Robotics startup could fight Zika by dumping mosquitoes from a drone

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When it comes to solving the problem of Zika virus, we previously covered possible solutions ranging from experimental vaccines to more unorthodox approaches based on turning 100 percent of the mosquito population male. A new solution to the problem has appeared on the horizon, however — and this one uses drones.

The idea is to breed sterile mosquitoes in captivity, transport them in large numbers via a drone developed by the company WeRobotics and then dump them on an area where they will outnumber the wild males. Since all the males will compete for the same females, but the sterile mosquitoes will far outnumber the fertile males, the results could reduce local populations by up to 90 percent. This could be used to help fight mosquito-borne viruses including Zika and others.

“The main goal is vector control to eliminate infectious disease,” Adam Klaptocz, co-founder of WeRobotics, said. “Suppressing mosquito population can be done with fumigation or insecticide, but both these techniques are damaging to the environment, and insects are developing immunity to this. Releasing sterilized mosquitoes does not damage the environment. Using a drone to release the mosquitos can scale the impact of the technique by allowing release over larger areas in a more efficient manner compared to ground-based release.”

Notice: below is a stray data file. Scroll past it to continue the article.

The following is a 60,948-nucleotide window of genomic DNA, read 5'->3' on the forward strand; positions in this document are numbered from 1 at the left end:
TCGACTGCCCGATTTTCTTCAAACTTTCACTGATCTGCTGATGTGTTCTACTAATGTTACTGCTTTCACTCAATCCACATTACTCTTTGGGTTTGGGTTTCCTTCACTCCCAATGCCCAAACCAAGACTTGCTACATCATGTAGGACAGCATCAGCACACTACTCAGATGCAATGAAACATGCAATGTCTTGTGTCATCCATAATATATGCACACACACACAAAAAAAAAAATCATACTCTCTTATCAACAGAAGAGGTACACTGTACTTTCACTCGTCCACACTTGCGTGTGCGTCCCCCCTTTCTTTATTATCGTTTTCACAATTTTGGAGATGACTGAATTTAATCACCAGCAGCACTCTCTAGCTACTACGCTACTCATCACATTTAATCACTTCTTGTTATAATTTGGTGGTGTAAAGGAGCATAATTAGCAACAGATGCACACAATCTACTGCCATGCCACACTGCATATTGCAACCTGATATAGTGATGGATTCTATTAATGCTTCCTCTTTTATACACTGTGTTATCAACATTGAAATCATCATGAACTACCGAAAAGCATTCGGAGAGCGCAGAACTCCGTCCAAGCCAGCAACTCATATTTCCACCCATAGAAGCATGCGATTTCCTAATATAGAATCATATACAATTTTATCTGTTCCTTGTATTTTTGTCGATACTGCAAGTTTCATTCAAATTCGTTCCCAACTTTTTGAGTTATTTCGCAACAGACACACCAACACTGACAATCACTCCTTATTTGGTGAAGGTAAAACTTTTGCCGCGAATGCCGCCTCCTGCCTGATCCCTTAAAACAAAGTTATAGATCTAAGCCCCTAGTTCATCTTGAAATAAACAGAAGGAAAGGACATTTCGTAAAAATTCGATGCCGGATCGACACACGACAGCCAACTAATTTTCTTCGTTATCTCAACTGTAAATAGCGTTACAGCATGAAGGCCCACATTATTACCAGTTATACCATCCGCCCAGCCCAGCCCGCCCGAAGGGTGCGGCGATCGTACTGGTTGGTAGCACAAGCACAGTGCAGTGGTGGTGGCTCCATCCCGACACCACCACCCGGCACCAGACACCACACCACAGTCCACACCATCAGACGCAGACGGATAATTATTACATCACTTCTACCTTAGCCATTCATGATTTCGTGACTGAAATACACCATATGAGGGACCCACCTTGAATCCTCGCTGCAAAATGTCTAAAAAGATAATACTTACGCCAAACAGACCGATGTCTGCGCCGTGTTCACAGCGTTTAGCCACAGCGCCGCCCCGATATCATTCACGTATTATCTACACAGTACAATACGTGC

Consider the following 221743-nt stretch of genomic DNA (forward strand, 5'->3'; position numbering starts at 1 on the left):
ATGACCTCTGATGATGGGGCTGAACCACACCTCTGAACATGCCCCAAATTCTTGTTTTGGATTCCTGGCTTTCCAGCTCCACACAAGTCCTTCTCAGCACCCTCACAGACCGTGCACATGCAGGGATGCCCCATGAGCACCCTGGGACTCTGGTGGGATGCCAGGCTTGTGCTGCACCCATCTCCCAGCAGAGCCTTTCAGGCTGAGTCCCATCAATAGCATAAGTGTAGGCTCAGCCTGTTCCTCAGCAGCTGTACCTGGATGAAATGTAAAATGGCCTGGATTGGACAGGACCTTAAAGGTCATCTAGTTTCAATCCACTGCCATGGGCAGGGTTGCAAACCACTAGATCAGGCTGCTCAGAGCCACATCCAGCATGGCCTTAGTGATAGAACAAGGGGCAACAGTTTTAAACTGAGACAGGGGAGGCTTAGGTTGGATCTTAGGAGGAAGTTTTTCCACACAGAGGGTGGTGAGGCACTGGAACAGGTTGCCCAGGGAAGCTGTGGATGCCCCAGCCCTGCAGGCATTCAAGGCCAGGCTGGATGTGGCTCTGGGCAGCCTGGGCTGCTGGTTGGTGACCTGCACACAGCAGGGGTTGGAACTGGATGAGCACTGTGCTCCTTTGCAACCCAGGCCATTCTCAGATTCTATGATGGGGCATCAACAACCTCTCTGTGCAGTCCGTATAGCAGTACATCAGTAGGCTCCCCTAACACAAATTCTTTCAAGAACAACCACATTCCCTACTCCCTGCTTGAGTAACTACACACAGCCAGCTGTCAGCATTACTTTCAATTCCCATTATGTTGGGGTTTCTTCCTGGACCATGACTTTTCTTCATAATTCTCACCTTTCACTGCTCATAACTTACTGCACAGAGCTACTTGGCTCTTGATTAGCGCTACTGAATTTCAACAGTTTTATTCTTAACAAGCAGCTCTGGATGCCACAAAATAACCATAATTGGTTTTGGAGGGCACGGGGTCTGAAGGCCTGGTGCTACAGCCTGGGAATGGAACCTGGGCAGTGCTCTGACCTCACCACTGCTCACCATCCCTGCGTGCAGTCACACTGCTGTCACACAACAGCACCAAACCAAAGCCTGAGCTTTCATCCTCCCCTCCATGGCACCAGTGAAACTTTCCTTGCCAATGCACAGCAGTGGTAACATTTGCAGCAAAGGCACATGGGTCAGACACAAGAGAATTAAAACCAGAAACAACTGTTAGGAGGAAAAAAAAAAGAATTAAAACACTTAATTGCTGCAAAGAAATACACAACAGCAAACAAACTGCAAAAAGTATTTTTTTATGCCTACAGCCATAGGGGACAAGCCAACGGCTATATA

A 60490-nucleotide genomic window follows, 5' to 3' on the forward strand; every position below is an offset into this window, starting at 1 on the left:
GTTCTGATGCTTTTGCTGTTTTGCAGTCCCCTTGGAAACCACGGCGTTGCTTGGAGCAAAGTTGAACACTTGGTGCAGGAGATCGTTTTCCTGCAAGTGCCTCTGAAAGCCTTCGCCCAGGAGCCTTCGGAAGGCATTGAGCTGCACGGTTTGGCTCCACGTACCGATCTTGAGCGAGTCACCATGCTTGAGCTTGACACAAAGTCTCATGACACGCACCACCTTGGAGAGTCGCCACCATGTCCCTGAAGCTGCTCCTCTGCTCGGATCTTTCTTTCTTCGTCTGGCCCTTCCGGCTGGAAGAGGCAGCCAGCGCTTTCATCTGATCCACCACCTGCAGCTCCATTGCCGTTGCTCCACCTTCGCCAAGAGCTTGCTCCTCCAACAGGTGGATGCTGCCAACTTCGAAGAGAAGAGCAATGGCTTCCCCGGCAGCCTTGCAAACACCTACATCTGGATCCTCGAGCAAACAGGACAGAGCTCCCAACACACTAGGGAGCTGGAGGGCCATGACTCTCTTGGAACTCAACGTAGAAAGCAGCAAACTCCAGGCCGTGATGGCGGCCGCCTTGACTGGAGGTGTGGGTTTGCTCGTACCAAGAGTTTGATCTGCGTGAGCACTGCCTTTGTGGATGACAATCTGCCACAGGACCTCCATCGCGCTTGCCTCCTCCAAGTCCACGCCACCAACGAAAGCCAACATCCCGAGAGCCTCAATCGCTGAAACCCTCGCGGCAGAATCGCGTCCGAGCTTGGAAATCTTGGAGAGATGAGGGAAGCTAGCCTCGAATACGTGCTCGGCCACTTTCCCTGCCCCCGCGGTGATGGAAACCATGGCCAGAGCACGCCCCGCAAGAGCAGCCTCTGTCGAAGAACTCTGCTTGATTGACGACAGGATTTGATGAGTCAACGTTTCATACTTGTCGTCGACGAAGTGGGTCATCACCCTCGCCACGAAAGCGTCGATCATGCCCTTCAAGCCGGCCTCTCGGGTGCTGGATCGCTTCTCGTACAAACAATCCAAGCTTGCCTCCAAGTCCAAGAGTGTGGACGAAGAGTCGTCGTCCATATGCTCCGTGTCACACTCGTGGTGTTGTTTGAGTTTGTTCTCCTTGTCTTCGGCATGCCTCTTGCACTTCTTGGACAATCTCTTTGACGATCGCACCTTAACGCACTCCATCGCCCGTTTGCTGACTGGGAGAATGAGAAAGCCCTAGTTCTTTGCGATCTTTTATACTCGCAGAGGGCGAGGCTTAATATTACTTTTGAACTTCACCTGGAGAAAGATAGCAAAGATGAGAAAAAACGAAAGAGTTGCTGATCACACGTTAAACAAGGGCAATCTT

While the idea might sound relatively simple (well, as simple as breeding sterile bloodsucking insects in a lab and then transporting them via flying machine can be!), the mechanics of the project required a lot of research. For instance, research had to be carried out to find a temperature that would cause the mosquitoes to fall asleep so they could be packed more densely into the drone. It was also necessary to work out a distribution method to disperse the insects upon arrival at their new home. Tests involved vibrating containers and even a miniature treadmill.

At present, the team is preparing for its first real-world tests. “We have done a lot of lab testing at the IAEA labs in Vienna using live mosquitos to demonstrate the viability of the mosquitos after they’ve run through our device,” Klaptocz said. “The next phase of the project includes field tests in South America, where we can measure the dispersion rate of the mosquitos when released from the drone. We hope to be doing these tests early next year.”


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